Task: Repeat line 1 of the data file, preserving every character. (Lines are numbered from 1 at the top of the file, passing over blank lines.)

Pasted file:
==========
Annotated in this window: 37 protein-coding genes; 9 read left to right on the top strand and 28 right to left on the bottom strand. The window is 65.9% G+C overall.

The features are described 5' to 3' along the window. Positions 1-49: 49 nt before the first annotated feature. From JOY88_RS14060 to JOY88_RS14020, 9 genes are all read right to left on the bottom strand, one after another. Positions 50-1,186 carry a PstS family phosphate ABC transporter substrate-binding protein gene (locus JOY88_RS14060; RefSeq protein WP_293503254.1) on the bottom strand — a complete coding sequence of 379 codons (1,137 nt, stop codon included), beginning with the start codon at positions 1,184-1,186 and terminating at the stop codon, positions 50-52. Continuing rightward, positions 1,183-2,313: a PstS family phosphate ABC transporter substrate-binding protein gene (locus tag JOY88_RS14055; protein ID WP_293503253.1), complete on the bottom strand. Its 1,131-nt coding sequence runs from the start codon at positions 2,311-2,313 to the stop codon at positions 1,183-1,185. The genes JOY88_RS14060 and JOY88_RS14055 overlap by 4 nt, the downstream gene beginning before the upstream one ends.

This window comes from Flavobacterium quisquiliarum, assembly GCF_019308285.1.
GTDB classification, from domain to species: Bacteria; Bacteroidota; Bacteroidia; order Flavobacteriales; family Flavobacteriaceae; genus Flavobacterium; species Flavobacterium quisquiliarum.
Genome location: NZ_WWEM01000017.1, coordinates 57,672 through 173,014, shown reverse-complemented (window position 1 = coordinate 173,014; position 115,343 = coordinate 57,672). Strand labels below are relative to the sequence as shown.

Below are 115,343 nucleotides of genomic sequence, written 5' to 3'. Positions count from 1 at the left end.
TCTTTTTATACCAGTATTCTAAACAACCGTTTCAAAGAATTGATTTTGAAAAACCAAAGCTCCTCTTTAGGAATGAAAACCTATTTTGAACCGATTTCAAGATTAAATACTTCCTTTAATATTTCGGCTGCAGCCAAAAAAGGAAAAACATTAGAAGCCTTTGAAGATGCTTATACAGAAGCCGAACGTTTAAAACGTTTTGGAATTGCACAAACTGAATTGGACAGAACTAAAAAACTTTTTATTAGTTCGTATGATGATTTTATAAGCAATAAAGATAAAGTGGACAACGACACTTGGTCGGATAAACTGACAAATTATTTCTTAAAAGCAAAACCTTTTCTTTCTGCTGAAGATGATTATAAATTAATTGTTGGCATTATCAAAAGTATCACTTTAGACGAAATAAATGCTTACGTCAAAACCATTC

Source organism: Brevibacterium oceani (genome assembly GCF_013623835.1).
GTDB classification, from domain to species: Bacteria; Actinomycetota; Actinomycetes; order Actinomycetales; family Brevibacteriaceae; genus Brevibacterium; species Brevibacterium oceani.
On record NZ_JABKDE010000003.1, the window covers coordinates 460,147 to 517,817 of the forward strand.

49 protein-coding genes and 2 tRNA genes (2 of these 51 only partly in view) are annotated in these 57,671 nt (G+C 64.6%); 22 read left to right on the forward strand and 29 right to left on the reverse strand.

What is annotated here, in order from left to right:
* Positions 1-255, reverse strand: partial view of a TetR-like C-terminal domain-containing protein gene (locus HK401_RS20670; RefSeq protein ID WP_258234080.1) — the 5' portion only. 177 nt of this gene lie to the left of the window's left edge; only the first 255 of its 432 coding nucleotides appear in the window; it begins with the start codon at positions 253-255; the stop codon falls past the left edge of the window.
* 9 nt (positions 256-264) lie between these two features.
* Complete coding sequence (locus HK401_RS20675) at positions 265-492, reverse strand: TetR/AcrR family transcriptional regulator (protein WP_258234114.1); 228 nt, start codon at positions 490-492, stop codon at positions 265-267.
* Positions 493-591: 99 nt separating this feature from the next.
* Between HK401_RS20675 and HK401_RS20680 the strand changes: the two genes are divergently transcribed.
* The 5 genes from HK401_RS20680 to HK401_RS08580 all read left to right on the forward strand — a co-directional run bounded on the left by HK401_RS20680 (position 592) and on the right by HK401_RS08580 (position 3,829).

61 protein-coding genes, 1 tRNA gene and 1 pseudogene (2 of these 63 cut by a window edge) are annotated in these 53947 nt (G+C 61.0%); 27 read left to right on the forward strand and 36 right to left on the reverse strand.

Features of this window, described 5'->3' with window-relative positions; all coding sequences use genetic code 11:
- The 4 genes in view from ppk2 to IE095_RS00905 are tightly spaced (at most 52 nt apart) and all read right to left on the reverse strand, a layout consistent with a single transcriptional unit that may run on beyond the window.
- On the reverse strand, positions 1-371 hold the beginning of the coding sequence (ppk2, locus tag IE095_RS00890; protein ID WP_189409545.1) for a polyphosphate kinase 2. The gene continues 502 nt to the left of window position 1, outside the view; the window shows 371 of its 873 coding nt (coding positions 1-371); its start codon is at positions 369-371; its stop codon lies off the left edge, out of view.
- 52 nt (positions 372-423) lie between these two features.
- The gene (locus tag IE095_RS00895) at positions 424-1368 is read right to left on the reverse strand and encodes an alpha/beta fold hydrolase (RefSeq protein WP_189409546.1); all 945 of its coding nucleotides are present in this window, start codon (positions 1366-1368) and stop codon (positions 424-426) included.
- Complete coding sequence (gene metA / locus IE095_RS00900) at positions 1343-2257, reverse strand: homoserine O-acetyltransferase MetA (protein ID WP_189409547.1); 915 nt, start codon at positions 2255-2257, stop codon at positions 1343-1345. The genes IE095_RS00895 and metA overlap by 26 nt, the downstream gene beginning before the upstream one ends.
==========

Annotated in this window: 37 protein-coding genes; 9 read left to right on the top strand and 28 right to left on the bottom strand. The window is 65.9% G+C overall.